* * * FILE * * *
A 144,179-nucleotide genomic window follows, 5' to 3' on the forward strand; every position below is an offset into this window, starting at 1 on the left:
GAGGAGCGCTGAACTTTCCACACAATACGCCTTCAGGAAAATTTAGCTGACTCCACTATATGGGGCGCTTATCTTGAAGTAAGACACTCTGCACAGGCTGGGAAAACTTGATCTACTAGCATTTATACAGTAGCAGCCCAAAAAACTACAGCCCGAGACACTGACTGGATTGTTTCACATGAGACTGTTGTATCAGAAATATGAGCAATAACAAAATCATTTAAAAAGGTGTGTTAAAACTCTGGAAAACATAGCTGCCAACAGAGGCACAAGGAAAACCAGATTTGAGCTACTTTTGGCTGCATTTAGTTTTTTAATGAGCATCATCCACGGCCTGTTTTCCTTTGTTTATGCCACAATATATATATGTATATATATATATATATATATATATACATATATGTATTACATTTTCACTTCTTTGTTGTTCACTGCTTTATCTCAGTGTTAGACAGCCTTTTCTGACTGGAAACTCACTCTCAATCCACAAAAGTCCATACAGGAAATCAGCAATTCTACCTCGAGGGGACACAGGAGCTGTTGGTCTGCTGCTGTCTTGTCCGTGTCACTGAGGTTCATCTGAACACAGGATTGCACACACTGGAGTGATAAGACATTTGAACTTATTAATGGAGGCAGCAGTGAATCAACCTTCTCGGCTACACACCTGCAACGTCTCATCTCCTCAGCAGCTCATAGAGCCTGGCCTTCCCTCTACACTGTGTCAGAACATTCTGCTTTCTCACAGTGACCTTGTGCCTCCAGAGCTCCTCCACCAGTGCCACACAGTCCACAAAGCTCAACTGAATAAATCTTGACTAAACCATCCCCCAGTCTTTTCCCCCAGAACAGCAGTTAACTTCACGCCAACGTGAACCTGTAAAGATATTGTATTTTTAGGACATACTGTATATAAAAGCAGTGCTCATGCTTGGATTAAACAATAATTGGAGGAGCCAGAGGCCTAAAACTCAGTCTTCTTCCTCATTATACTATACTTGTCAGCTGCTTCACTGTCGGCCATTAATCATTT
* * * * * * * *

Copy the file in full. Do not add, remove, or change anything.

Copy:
A 144,179-nucleotide genomic window follows, 5' to 3' on the forward strand; every position below is an offset into this window, starting at 1 on the left:
GAGGAGCGCTGAACTTTCCACACAATACGCCTTCAGGAAAATTTAGCTGACTCCACTATATGGGGCGCTTATCTTGAAGTAAGACACTCTGCACAGGCTGGGAAAACTTGATCTACTAGCATTTATACAGTAGCAGCCCAAAAAACTACAGCCCGAGACACTGACTGGATTGTTTCACATGAGACTGTTGTATCAGAAATATGAGCAATAACAAAATCATTTAAAAAGGTGTGTTAAAACTCTGGAAAACATAGCTGCCAACAGAGGCACAAGGAAAACCAGATTTGAGCTACTTTTGGCTGCATTTAGTTTTTTAATGAGCATCATCCACGGCCTGTTTTCCTTTGTTTATGCCACAATATATATATGTATATATATATATATATATATATATACATATATGTATTACATTTTCACTTCTTTGTTGTTCACTGCTTTATCTCAGTGTTAGACAGCCTTTTCTGACTGGAAACTCACTCTCAATCCACAAAAGTCCATACAGGAAATCAGCAATTCTACCTCGAGGGGACACAGGAGCTGTTGGTCTGCTGCTGTCTTGTCCGTGTCACTGAGGTTCATCTGAACACAGGATTGCACACACTGGAGTGATAAGACATTTGAACTTATTAATGGAGGCAGCAGTGAATCAACCTTCTCGGCTACACACCTGCAACGTCTCATCTCCTCAGCAGCTCATAGAGCCTGGCCTTCCCTCTACACTGTGTCAGAACATTCTGCTTTCTCACAGTGACCTTGTGCCTCCAGAGCTCCTCCACCAGTGCCACACAGTCCACAAAGCTCAACTGAATAAATCTTGACTAAACCATCCCCCAGTCTTTTCCCCCAGAACAGCAGTTAACTTCACGCCAACGTGAACCTGTAAAGATATTGTATTTTTAGGACATACTGTATATAAAAGCAGTGCTCATGCTTGGATTAAACAATAATTGGAGGAGCCAGAGGCCTAAAACTCAGTCTTCTTCCTCATTATACTATACTTGTCAGCTGCTTCACTGTCGGCCATTAATCATTT